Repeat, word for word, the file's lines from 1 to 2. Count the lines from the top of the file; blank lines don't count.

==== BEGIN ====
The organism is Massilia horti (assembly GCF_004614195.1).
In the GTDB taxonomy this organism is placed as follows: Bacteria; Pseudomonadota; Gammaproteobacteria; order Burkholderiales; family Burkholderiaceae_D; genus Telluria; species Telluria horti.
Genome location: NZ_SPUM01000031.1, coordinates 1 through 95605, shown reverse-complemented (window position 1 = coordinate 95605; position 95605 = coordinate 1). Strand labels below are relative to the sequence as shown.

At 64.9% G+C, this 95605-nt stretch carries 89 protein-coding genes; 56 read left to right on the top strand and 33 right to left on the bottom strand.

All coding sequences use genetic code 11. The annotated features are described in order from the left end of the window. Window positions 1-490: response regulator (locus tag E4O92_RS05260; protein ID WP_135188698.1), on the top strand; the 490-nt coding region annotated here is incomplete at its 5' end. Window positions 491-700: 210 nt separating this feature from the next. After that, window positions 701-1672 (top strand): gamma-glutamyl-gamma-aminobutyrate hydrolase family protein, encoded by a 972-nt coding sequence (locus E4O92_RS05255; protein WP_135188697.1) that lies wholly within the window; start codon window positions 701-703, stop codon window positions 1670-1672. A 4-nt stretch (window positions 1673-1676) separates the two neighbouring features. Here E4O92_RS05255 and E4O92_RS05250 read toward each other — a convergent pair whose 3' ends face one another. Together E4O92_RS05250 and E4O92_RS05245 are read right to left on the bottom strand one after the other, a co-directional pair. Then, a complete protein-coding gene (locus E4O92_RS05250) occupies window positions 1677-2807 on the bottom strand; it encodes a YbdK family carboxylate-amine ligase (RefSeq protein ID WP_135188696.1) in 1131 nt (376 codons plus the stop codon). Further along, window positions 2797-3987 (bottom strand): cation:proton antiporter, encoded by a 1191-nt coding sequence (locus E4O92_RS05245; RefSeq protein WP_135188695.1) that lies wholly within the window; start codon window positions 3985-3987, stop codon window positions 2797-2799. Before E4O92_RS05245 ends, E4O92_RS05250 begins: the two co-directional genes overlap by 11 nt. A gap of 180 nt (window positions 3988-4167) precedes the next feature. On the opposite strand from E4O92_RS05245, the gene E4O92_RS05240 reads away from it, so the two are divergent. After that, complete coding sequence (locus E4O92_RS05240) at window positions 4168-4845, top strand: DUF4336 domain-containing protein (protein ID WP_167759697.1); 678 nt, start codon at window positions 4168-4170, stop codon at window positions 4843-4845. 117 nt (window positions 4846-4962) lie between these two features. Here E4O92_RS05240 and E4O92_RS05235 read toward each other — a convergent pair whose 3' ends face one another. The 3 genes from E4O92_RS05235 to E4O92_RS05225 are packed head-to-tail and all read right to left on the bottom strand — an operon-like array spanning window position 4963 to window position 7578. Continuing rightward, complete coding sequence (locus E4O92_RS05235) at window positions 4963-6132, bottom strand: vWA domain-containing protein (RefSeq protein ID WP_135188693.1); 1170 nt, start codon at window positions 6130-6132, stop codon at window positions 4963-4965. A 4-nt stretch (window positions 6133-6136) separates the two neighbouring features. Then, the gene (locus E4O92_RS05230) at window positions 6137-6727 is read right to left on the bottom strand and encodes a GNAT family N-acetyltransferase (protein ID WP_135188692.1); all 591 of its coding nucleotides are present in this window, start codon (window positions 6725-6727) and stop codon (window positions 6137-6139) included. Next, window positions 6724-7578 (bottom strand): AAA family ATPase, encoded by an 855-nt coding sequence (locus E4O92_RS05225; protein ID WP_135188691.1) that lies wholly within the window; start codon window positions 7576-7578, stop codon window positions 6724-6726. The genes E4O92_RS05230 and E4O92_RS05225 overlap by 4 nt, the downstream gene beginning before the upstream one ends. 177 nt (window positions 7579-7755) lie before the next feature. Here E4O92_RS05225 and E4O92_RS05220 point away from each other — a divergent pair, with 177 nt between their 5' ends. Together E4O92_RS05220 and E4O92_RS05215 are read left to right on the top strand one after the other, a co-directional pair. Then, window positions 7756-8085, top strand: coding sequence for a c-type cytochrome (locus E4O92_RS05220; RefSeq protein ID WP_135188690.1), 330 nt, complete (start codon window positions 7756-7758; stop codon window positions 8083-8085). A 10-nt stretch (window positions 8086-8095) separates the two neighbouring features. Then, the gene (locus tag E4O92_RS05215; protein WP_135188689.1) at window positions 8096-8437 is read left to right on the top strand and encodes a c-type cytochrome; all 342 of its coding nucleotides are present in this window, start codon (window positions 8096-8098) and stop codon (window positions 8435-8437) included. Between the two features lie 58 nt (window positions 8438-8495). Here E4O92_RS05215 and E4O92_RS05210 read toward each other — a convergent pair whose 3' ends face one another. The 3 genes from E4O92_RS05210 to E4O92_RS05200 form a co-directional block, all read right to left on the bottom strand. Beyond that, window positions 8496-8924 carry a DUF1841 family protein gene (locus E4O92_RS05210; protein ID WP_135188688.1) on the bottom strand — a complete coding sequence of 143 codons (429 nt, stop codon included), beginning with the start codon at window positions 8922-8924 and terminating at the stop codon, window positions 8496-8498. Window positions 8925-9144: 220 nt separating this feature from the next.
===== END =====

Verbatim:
The organism is Massilia horti (assembly GCF_004614195.1).
In the GTDB taxonomy this organism is placed as follows: Bacteria; Pseudomonadota; Gammaproteobacteria; order Burkholderiales; family Burkholderiaceae_D; genus Telluria; species Telluria horti.